Frisco’s Wade Park development has ramped up the amount of planned retail space.

The $1.6 billion, 180-acre project on the Dallas North Tollway will now contain almost as much retail and restaurant space as a shopping mall, developer Stan Thomas said Thursday.

“We are up to 950,000 square feet of retail that’s part of the development,” Thomas told members of the International Council of Shopping Centers meeting in downtown Dallas.

Wade Park was originally planned to have about 600,000 square feet of retail space anchored by a Whole Foods Market grocery store.

Read more on the Dallas Morning News

Dallas’ 5 Biggest Retail Real Estate Stories in 2015

As the International Council of Shopping Centers’ Texas conference gets underway in Dallas on Wednesday, JLL executives have highlighted some of the biggest trends in retail real estate throughout the region.

“Underneath all of these retail real estate trends is the job growth we have in Dallas-Fort Worth and the housing starts that follow job growth, and the retail that follows those housing starts,” Clay Smith, JLL’s managing director, told theDallas Business Journal.

That growth is spread broadly throughout the region, he said.

North Texas continues to see an influx of grocery stores to serve the growing number of residents in the region, with suburban and urban locations being snapped up by hungry grocers. HEB has recently acquired more than 20 suburban development sites, but has yet to announce plans.

Other grocers, such as Kroger and Tom Thumb also have opened new stores in the suburbs this year, Smith said.

“All across the Metroplex you see a focus on neighborhood grocery-anchored shopping centers,” he said. “And now, grocers are focused on hitting the urban core, such as Uptown, the Design District and Deep Ellum.

Read more on the Dallas Business Journal

Developer Scott Beck looks to bring new ideas to $4B Dallas Midtown Development

Dallas developer Scott Beck could bring some new ideas — ranging from bringing new interim retail concepts to creating a four-acre tree farm turned park — to his $4 billion Dallas Midtown mixed-use development in North Dallas, but redoing the project’s roadways isn’t something he’s even considering.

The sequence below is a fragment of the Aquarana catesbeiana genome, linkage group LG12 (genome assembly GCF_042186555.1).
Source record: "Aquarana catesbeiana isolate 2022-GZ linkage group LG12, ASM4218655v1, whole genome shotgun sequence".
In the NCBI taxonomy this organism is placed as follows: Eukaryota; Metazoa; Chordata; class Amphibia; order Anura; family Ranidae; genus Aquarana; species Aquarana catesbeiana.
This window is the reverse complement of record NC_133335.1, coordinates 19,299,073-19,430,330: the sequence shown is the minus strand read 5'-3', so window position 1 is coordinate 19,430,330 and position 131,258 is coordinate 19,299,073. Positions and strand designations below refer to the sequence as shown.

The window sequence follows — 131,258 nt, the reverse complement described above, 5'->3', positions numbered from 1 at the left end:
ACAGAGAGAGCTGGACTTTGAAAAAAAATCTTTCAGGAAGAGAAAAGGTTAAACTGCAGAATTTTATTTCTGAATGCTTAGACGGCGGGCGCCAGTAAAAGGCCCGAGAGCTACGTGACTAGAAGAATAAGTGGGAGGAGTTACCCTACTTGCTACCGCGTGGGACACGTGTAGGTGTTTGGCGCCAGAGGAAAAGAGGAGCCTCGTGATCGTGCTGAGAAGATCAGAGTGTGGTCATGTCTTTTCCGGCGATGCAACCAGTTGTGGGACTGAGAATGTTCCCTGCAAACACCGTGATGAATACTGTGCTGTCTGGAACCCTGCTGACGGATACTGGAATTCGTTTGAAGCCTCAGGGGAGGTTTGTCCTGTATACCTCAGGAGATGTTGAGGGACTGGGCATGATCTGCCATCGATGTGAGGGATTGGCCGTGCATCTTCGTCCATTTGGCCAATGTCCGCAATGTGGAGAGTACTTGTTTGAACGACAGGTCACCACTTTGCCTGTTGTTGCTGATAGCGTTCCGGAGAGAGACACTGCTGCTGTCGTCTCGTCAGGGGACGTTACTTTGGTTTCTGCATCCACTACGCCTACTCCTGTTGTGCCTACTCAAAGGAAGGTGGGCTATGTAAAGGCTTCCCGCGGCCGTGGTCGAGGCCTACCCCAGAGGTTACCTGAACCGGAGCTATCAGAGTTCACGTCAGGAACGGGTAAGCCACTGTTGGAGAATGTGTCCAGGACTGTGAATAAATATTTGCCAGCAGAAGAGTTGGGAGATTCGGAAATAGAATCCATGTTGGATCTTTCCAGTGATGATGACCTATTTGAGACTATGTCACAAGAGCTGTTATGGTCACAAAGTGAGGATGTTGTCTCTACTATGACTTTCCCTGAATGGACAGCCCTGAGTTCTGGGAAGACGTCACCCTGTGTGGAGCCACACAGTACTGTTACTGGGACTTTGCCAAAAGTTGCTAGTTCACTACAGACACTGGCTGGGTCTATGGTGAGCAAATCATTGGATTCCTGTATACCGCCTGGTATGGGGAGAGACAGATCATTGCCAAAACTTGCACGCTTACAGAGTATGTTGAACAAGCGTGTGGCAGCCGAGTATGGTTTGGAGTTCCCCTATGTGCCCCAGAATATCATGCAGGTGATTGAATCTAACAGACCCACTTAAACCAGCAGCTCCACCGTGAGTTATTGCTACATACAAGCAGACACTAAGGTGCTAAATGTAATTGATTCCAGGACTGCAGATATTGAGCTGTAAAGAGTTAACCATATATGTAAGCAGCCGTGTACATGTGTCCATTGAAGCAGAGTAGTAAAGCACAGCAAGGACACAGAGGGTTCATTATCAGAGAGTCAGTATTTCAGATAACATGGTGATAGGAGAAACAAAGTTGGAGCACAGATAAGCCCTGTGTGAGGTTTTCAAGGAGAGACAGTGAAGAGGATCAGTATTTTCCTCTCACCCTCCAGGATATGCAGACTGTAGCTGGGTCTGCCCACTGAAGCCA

“We’ve gone through a two-year process with the city of Dallas, the Planning and Zoning Commission and City Council to approve the overall district plan,” Beck, CEO of Dallas-based Beck Ventures, told the Dallas Business Journal after last week’s public meeting with Dallas’ peer urban design review panel, which critiqued the street grid. “This was approved a long time ago.”

Read more on the Dallas Business Journal

New apartments and retail space will add to Dallas’ popular Knox Street neighborhood

One of Dallas’ first retail districts is seeing a new building boom.

The Knox Street district, just east of Highland Park, got its start early last century when retailers and businesses migrated to the area next to the old Highland Park MKT rail station on Abbott Avenue.

Two of the area’s oldest businesses are still there — Highland Park Soda Fountain (1912) and Weir’s Furniture (1948).

Now developers are adding hundreds of high-end apartments and more pricey shops and restaurants to the mix.

A handful of new rental communities are on the way for the area along with several new shopping venues.

Read more here on The Dallas Morning News